When they were eventually processed, they would be stripped of all their possessions and their clothing and then made to enter the shower rooms to be cleaned. When we visited the camp, it was around 8 degrees outside with quite a strong wind blowing. We were well bundled up and we were still really cold so I can just imagine that the weather alone would have broken down many a prisoner, at least physically, even before they knew the fate that awaited them was much worse. We then saw the inhumane barracks where the prisoners slept for a few hours each night. This was a labour camp so all inmates worked the stone quarry from sunrise to sunset – and once they were physically unable to work, they were shot. We wandered through the various buildings of the camp, which surrounded the main courtyard where roll call took place twice a day.  From there we wandered past the courtyard to where the majority of barracks had once stood. The Nazis were masters of propaganda and as part of this had devised a clever “self-rule” system whereby prisoners could aspire to ranks of “power”. These positions put the holders in some favour with the Nazis but also meant that they usually had to demonstrate that they were willing to step over their fellow inmates to do so. This essentially created a hierarchy that allowed the guards to control the bulging population and also meant that they had insight into what was happening within the barracks. This also served to show outsiders that they were affording “privileges” to their prisoners. Some of those who rose to ranking positions in this system actually used it to benefit their fellow inmates by bartering for some luxuries such as cigarettes, getting mail delivered or some extra food.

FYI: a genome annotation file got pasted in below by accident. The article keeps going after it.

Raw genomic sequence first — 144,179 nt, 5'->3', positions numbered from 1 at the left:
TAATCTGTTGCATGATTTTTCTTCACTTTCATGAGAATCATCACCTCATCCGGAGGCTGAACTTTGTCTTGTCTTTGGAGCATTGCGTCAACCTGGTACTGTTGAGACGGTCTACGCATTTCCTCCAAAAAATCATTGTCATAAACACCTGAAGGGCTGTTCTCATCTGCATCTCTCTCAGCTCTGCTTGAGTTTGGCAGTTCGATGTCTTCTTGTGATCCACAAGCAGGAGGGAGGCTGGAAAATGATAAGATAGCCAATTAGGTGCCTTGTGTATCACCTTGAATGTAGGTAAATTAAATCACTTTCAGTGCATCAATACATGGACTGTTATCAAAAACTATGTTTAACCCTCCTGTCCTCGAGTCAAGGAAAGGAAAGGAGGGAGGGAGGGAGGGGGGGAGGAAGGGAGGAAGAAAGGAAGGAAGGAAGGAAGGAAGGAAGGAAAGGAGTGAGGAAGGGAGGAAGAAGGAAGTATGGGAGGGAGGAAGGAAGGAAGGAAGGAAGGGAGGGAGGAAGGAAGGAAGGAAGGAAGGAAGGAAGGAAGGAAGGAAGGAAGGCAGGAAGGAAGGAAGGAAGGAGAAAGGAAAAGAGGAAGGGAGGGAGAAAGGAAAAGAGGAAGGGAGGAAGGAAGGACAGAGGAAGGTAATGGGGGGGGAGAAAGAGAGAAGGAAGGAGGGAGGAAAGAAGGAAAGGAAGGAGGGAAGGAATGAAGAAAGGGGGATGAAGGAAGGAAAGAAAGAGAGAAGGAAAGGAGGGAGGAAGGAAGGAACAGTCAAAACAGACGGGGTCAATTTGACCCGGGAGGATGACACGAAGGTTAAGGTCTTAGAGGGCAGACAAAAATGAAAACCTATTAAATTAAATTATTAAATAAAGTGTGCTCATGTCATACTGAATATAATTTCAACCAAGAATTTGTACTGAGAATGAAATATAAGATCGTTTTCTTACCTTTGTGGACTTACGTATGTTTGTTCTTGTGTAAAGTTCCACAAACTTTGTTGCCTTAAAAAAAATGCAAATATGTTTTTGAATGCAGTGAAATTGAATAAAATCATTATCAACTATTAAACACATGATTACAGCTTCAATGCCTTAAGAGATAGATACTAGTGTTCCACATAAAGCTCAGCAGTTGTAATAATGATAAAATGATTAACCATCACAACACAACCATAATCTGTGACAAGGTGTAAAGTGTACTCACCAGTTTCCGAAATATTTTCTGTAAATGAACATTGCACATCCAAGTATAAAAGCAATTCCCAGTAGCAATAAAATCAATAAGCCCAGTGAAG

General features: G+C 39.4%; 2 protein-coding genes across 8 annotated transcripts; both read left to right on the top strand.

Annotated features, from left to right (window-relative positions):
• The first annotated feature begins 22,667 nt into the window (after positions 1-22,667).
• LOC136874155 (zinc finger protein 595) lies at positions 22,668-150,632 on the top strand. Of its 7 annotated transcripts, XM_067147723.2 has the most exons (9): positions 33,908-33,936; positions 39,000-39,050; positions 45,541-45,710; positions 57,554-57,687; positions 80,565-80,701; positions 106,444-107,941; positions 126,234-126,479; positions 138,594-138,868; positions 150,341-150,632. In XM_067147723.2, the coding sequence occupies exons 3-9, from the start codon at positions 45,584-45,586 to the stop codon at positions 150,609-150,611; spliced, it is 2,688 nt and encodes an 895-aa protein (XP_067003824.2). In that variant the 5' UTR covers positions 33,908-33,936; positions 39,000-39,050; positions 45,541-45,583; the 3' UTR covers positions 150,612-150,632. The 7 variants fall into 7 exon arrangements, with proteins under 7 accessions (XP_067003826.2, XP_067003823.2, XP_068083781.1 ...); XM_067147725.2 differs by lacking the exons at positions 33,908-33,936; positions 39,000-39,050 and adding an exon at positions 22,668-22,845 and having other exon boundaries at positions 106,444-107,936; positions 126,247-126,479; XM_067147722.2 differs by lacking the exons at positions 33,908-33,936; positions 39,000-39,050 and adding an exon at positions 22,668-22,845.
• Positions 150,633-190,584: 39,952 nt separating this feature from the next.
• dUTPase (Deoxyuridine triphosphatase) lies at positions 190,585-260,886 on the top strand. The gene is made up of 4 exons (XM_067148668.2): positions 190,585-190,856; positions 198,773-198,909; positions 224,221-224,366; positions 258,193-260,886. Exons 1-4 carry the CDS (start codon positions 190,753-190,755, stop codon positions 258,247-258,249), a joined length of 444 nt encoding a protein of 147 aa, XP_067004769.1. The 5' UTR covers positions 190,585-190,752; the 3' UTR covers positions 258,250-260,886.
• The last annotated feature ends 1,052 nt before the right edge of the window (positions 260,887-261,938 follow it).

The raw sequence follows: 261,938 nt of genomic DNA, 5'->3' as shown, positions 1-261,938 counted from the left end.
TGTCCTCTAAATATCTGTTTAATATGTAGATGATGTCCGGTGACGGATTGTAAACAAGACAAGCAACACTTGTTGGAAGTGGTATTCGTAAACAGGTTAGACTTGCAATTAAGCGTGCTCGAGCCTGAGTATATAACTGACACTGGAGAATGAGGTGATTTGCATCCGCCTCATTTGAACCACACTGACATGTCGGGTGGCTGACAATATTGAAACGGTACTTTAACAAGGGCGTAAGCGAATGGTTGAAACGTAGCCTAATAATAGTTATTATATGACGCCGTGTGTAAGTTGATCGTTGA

We saw the electric barbed wire fence next to the Jews Block which was where many people decided to prematurely end their terrible fate but more often than not, these “suicide attempts” were actually the result of guards who forced people to walk into the fence at gunpoint – either because they had violated some rule or simply because they felt like it. Right past the barbed wire fence is the site of a mass grave where bodies were dumped when the crematorium in the camp couldn’t process the sheer number of those being sent to their death. Beyond the mass grave, was the site of the “tent camp” which became an extension of the main camp when the main camp could no longer handle the sheer volume of prisoners. The tent camp was even more overcrowded. We then walked downstairs into a building that was known as the execution block. It had a gallows and also a gas chamber. It was absolutely haunting to walk through that gas chamber, which by design, had been made to look exactly like the shower block so as to trick the prisoners into entering calmly. There was a memorial beyond the chambers honouring those that had perished in those chambers.